If you has a CSA with us last year then welcome back! We missed you! We love CSA because it gives us a chance to see you every week and learn how you use our produce, poultry, and eggs and get some new recipes for ourselves!
If you are not familiar with CSA, there’s a rich history to it.
Officially it is spring but Mother Nature is thinking otherwise. Just the other morning we had a little frost on the puddles and scattered snow showers on and off. But all in all the ground is starting to firm up and the mud is going away (thank goodness). With any kind of luck we can start to get out in the fields next week and get a few early crops planted.
This week we officially wrapped up the greenhouse expansion project. Hard to believe when I first started vegetable farming my greenhouse was a whopping 10 x 16 feet. Then in 2004 we added on another 12 feet. That little greenhouse raised plants, dried onions, cured sweet potatoes, and stored odds and ends in the off season. The last few years we have raised plants in the high tunnel by the barn but it wasn’t ideal.
Peppers, tomatoes, Eggplant
More veggies and flowers
So this spring we tore down our little greenhouse to make way for a 20 x 36 foot greenhouse. It was a fun project and a nice change of pace. Last Friday we moved in onion plants and now its almost full (maybe it should have been bigger?) Peppers, tomatoes, and eggplant are off to a great start. Pretty soon we will be starting zucchini, cucumbers, melons, and a few flowers for our girls.
We started a little bit of machinery maintenance on the mulch layer. Plastic mulch is a very helpful tool for us for many reasons. It helps to warm the soil in the spring, keeps the weeds away, and makes it possible for drip irrigation. The plow points on the front were pretty worn out. I was able to get a new set at the farm supply store in Penn Yan (another story someday). I cut the old ones off and got the shiny new on, greased her up and now she’s ready to roll. On the rainy days I can chip away at the rest of the fleet.
Garlic is well on its way already. They look like little soldiers standing in a row. Garlic is a great crop to make you feel good. Always the first out of the ground. It can get snowed on, froze, and rained on but it doesn’t care, just keeps growing.
The meat chicken business is in full swing. We are butchering the first batch of spring next week and then starting the beginning of May we will have fresh every week until fall. We get chicks every other week and right now we have three groups going. It’s amazing how they grow so fast!
But did you know that post office ships the baby chicks? They come from a hatchery in Pennsylvania that ships them Tuesday and we usually get them the next day. But you should see the looks on peoples faces when you have these noisy boxes of chicks!
We are hoping to get some of our direct seed crops in the field next week.Peas, radishes, and carrots are the first guys to be seeded outside. They don’t mind the cooler soil temperature. We also have a whole bunch of transplants to squeeze into the high tunnel and caterpillar tunnel.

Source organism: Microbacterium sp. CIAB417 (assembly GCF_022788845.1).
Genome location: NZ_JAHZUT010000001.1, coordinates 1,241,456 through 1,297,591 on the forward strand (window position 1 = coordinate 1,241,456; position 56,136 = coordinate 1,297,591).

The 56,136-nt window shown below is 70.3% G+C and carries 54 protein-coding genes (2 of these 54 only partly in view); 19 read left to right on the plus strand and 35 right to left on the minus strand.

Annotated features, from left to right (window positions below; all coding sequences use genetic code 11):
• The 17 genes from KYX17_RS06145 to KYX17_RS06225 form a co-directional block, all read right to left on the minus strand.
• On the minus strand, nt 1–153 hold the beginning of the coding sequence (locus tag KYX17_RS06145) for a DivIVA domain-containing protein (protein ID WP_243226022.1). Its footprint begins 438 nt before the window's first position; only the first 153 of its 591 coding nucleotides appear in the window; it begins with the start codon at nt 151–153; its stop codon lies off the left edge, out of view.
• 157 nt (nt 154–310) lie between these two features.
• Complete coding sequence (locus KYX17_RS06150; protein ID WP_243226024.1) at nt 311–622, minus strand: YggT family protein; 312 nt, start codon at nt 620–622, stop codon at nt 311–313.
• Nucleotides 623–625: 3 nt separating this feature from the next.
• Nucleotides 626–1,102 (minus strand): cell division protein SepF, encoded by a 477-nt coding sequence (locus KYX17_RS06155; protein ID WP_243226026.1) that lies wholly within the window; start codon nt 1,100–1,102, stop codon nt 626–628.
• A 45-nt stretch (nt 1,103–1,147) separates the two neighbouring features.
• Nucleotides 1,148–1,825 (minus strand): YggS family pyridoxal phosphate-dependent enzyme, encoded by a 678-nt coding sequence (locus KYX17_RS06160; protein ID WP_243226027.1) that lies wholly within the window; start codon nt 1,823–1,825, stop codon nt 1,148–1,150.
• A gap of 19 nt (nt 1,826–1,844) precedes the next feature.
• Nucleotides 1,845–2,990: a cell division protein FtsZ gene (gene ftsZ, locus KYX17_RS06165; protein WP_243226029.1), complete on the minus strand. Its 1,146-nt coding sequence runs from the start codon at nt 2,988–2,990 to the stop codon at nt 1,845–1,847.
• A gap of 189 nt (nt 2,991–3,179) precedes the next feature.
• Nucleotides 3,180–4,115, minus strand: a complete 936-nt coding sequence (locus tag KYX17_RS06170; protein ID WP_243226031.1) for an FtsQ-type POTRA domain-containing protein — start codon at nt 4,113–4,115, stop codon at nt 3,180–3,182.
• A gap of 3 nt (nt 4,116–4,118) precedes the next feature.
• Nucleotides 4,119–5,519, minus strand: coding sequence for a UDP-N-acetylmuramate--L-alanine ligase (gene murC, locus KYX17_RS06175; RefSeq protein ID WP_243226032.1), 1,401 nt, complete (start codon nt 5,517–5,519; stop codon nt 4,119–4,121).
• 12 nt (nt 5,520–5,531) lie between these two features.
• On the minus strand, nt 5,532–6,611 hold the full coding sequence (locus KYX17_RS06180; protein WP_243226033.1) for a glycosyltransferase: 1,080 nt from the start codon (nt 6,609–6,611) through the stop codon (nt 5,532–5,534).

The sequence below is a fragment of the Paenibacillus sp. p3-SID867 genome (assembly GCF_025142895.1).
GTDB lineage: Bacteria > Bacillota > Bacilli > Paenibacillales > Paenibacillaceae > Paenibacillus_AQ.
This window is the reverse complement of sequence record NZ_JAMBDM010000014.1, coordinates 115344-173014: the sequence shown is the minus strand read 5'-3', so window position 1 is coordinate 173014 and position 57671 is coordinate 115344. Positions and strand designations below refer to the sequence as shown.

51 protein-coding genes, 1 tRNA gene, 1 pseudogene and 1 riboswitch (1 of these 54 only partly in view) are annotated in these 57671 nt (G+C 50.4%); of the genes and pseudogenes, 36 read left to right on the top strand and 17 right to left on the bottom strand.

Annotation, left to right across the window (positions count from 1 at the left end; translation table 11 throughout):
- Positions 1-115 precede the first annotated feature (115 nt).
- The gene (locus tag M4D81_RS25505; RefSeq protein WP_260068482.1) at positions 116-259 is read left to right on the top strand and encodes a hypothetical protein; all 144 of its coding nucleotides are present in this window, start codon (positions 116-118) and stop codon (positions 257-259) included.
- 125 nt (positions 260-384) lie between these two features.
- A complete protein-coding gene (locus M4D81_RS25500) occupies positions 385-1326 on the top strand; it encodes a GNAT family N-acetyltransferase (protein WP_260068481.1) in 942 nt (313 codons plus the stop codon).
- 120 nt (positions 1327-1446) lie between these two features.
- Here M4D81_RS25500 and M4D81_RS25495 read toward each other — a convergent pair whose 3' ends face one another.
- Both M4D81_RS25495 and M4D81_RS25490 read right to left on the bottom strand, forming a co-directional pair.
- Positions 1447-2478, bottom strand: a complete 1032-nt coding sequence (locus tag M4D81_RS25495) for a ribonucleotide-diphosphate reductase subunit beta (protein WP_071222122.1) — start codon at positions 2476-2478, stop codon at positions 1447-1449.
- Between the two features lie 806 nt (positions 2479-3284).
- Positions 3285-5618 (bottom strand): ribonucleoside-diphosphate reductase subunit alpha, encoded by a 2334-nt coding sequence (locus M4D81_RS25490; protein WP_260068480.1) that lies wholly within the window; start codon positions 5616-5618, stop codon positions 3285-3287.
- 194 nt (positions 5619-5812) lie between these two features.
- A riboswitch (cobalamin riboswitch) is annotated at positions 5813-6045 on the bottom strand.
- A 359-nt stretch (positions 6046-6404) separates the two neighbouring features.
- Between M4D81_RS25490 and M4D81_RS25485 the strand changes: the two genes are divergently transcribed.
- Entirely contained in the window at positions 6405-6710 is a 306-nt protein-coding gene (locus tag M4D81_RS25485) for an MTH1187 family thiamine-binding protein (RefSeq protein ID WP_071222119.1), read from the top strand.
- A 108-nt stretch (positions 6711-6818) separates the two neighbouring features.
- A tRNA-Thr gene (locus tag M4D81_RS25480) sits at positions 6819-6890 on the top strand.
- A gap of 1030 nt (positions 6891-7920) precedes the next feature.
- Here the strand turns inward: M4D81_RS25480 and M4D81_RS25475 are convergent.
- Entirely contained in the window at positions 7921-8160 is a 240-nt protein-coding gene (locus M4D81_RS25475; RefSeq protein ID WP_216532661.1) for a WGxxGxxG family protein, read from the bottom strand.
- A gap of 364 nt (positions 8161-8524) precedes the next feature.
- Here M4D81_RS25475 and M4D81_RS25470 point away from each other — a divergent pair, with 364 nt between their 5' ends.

Bok choi, kale, chard, beets, broccoli rabe, and scallions will be the first transplants of the season. I’m sure they won’t all fit inside and the rest will be transplanted outside. We use the tunnels to get a jump on the season and have more variety on the tables at the market. Next to follow are potatoes and onions but they will have to wait until the following week.
Still have time to sign up for the Summer CSAand we are very excited about the new Victor pickup location. Check us out at the markets Rochester Public, Saturday and Brighton, Sunday.
The answer is Community Supported Agriculture. But what does that mean?
In a nutshell it means you buy a share from a local farmer and for a set number of weeks you receive produce in return each week. Our farm is very unique in that we offer 100 percent choice. We have never offered a box share and want the member to pick what they like. Nothing is more frustrating to get a box of produce and have no idea what half the things are that you received. I thought I would highlight a few benefits of joining our CSA for the consumer and the different benefits for the farmer too.
You’ll receive fresh vegetables for 20 weeks during the peak of the growing season.
Starting in June you can enjoy some of the first greens of the season and the first juicy strawberries. Every week there is always something new on the table. Then towards the end of summer the fall produce starts coming in (my favorite time of the year) and who doesn’t love broccoli, cauliflower, fennel, sweet potatoes, brussel sprouts, and more.
Your also making a commitment to eat healthier.
Now that you have all these fresh veggies available every week you can enjoy them every day. Everyone knows that the flavor and freshness speaks for itself. Maybe you’ll explore new recipes and impress your family with new culinary skills. Everyone needs to slow down and enjoy more home cooked meals with family and friends and less processed foods.
You can fill your freezer with all the extra produce that you can’t get through.
Maybe your going on vacation and won’t be around to cook all of your veggies. Easy! Take a few hours to freeze or can some of your share. Many things don’t require much effort to freeze. Such a peppers for example. Just cut them up, bag them, and put in the freezer. Maybe you cook the whole quart of green beans and eat half for dinner and freeze the rest. Now you’re spreading the value of the share out throughout the whole year.